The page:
Is every Christian in politics a "Dominionist"?

US Capitol Building at nightI read Joel’s review of The Politics of Witness by Allan Bevere (I have not read the book) in the light of his strident attacks on so-called “dominionism”. I was glad to see Joel’s agreement that Christian involvement in right-wing politics should be judged by the same standards as Christian involvement in left-wing politics. The post opened up for me the question about whether Christians should be involved in politics at all, of whatever colour. In the words of the alleged “dominionist” Peter Wagner:

The rules of the democratic game open the doors for Christians … to move into positions of leadership influential enough to shape the whole nation from top to bottom.

But is it evil “dominionism” for Christians to move into these positions of political influence? Here is the comment I made on Joel’s post, which he has yet to respond to despite having posted at least eight times since that post:

I guess there is an issue here which I still need to resolve with you. Does Bevere help us to resolve it?

Is it right and good for Christians to get involved in politics? If it is right, in what way? Is it wrong, for example, for a Christian to stand as President, because by doing so he or she is “bent on taking over the American Government in the name of God”? Or what about standing as Congressman or Senator? Or is it only wrong if he or she does so as the representative of some kind of Christian organisation? What, then, if the group is not explicitly Christian but its policies and nearly all its members are Christian? What if that group is the one of the two main parties, and the candidate has won that party’s support for more or less Christian policies?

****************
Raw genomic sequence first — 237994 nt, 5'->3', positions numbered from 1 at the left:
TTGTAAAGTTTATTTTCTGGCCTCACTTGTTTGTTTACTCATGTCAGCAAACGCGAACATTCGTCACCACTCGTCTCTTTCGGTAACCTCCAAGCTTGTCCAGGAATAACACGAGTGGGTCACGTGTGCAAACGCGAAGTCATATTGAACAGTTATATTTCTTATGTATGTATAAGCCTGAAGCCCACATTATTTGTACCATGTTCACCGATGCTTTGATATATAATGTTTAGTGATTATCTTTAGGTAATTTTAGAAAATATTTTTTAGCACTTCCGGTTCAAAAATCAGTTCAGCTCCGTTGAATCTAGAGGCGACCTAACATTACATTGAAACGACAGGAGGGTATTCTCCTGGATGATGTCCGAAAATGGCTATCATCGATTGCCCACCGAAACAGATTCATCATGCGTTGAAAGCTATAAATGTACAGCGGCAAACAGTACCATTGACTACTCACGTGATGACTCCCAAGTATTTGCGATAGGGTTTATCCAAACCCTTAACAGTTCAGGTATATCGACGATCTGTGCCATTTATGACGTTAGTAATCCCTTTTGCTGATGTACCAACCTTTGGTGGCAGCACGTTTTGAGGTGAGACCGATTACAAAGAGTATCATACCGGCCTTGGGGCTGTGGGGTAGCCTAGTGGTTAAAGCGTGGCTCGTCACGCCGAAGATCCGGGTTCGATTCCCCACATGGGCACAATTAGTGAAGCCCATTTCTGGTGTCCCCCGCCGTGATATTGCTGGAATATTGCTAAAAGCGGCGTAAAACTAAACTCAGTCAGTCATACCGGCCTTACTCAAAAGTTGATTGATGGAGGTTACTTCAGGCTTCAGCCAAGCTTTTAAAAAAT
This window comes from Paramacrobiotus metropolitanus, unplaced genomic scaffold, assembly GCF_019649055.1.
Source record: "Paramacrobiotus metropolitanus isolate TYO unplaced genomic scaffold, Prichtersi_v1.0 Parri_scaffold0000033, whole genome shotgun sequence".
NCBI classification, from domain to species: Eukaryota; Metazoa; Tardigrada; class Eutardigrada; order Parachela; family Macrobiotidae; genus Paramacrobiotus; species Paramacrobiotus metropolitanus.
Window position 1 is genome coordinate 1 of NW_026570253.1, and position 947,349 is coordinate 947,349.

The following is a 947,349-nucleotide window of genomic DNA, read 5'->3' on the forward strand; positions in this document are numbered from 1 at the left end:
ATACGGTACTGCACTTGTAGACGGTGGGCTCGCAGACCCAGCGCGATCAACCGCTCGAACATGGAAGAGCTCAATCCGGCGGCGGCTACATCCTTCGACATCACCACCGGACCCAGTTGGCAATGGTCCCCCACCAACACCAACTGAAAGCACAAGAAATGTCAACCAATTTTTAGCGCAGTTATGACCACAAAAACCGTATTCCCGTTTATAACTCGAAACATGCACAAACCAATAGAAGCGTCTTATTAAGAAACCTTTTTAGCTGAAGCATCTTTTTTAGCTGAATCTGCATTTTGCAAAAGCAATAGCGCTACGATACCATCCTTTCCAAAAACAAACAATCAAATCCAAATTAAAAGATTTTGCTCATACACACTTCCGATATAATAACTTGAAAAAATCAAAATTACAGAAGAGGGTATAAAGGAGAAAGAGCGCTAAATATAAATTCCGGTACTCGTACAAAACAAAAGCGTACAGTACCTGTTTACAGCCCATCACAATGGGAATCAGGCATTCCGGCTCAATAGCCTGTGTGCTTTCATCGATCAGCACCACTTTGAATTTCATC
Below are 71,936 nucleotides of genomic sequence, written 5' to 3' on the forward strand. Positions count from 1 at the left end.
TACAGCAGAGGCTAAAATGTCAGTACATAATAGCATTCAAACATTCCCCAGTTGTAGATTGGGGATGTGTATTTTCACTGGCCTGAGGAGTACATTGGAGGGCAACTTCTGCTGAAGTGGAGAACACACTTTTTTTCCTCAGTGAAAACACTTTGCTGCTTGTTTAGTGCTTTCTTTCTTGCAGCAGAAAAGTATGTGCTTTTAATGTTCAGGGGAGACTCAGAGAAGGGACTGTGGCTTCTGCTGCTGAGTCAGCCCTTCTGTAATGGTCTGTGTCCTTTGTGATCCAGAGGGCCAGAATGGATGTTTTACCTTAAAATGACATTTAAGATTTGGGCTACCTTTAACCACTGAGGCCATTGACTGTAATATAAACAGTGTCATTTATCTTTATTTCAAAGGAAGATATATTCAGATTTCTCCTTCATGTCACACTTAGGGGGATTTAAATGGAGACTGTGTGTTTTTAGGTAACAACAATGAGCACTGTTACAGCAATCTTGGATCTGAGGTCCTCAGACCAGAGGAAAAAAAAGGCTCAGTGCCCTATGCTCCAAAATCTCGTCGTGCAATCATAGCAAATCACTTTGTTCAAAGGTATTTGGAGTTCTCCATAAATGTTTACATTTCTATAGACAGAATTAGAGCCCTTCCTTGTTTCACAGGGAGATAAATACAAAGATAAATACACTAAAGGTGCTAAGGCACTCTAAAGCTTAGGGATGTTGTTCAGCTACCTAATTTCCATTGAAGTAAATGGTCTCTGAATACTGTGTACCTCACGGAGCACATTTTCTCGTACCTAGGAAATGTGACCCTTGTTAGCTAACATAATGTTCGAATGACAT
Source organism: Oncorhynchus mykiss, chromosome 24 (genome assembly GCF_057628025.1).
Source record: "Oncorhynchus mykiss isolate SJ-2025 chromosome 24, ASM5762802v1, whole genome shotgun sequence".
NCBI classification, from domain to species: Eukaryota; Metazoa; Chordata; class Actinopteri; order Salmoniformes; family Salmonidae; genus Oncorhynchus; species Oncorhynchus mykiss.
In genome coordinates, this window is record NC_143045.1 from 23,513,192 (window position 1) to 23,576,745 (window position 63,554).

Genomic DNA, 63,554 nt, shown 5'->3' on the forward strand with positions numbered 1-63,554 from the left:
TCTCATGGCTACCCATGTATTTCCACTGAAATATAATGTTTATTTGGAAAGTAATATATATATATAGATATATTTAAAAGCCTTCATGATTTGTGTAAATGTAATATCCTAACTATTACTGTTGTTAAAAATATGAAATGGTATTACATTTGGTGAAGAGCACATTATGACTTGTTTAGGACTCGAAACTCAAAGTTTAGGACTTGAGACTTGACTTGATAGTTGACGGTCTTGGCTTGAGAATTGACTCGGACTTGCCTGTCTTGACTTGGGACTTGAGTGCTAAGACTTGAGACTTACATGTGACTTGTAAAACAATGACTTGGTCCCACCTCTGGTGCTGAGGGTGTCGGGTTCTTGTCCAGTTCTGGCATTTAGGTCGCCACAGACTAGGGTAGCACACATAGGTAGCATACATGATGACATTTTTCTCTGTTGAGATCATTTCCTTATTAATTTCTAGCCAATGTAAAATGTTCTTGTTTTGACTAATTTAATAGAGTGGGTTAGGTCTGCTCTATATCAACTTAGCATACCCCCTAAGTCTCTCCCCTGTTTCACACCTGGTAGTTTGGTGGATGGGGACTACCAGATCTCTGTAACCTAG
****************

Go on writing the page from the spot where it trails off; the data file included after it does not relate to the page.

Or if all Christian involvement in politics is wrong, what is the logic and what are the consequences of Christians, even if in the majority, handing over all the business of governing to non-Christians?

Do you have answers to these questions? Does Bevere? After all, they strike at the root of our rather fundamental disagreement about “dominionism”.

Joel doesn’t seem to have any answers, at least yet. Does anyone else reading this?

My own position is clear: it is right and proper for us Christians to be involved in politics at all levels, provided that we use honest and democratic means to do so. Indeed this is what I have done myself, at a low level. If any Christians do gain power, they will naturally want to use that power to promote policies generally in line with their faith, but they should not use it to oppress others or to enforce Christian practice or morality. I do not believe that any church as an institution should be involved in politics or endorse any candidate. I would consider Christian political parties legitimate, but at least currently here in the UK I would not choose to promote one.